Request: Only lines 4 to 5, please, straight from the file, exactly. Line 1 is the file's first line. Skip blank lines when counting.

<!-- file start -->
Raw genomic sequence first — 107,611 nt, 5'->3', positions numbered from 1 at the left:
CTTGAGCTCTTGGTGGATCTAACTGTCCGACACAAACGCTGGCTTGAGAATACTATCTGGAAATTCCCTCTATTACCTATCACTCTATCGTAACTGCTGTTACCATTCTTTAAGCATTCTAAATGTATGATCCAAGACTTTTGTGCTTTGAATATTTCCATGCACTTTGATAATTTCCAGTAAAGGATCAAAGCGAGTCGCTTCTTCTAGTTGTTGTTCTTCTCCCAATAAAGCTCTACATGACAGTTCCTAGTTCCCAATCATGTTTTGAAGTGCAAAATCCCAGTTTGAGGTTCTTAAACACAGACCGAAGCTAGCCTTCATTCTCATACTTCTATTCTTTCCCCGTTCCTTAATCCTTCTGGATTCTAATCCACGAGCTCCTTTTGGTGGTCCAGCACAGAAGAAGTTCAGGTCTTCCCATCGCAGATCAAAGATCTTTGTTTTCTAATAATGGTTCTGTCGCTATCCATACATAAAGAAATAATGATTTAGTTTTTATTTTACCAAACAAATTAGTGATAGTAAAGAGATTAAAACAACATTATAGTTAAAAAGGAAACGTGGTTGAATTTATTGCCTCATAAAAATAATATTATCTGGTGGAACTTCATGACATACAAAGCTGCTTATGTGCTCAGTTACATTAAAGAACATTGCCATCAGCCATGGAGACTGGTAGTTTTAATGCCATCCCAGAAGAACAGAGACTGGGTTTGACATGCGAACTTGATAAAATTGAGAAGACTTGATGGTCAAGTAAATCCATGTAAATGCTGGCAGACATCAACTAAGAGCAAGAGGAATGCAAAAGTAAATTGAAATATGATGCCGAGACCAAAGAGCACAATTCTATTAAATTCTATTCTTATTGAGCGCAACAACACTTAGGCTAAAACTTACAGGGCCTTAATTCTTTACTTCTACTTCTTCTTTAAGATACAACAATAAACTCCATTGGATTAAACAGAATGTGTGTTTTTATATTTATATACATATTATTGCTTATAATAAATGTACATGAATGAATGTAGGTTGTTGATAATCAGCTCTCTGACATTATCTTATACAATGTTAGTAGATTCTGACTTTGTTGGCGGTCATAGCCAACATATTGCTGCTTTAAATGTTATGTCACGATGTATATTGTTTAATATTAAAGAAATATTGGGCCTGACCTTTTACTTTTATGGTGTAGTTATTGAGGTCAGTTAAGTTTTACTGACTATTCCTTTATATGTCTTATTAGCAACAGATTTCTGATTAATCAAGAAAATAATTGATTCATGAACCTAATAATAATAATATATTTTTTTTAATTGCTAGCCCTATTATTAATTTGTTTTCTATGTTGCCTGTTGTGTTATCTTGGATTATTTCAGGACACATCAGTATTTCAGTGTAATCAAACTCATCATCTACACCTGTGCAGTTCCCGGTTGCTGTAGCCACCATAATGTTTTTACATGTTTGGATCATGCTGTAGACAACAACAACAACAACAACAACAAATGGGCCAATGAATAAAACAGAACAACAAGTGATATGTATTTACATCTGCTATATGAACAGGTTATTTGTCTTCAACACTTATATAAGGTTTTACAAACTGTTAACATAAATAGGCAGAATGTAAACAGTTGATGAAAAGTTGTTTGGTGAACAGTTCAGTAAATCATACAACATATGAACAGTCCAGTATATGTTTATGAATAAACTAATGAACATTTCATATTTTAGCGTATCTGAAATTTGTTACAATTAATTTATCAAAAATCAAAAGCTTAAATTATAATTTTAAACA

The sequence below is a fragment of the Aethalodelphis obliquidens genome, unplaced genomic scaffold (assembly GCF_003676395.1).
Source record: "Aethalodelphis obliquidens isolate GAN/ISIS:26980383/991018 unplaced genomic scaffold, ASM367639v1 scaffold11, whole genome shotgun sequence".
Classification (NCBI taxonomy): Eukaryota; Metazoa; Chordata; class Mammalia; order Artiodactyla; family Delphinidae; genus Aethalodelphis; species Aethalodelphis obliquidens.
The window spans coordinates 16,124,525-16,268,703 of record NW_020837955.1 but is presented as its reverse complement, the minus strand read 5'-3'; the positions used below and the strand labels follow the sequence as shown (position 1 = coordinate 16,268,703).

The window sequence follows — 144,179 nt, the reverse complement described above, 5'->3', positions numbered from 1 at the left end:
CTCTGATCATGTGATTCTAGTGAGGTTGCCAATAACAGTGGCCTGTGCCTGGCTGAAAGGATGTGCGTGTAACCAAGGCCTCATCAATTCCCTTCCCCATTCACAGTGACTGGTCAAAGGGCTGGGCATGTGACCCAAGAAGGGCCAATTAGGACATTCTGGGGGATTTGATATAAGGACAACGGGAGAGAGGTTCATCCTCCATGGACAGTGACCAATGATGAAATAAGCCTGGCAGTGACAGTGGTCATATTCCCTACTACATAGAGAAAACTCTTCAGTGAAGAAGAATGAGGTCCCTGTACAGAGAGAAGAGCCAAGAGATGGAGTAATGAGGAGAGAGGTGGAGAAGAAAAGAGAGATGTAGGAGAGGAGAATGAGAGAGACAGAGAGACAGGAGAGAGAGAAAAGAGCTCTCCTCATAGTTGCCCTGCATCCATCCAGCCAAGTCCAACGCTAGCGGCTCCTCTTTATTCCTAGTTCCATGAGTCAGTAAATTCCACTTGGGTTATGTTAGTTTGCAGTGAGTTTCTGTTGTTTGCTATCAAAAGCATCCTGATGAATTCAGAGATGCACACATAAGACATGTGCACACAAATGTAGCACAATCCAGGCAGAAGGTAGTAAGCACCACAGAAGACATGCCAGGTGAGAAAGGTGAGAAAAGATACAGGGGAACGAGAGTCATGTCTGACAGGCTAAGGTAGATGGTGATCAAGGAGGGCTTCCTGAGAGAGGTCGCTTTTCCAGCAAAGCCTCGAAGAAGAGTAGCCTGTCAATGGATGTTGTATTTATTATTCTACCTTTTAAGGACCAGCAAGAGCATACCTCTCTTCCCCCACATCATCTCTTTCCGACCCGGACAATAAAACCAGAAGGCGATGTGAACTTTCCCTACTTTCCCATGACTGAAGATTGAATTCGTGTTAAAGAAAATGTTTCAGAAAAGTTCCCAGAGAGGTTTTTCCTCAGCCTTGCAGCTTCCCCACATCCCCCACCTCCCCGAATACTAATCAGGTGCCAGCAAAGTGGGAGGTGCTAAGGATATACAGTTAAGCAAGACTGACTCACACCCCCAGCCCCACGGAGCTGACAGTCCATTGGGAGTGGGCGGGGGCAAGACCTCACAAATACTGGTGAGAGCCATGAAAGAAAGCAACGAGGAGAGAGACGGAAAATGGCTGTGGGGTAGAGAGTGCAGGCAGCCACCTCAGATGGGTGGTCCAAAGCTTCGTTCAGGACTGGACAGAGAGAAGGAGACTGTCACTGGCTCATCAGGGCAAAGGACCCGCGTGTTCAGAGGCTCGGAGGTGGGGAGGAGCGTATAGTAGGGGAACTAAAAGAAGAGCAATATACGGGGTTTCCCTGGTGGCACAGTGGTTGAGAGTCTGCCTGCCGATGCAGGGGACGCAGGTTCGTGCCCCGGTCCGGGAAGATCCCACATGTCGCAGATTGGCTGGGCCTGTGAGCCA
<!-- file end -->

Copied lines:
Source record: "Aethalodelphis obliquidens isolate GAN/ISIS:26980383/991018 unplaced genomic scaffold, ASM367639v1 scaffold11, whole genome shotgun sequence".
Classification (NCBI taxonomy): Eukaryota; Metazoa; Chordata; class Mammalia; order Artiodactyla; family Delphinidae; genus Aethalodelphis; species Aethalodelphis obliquidens.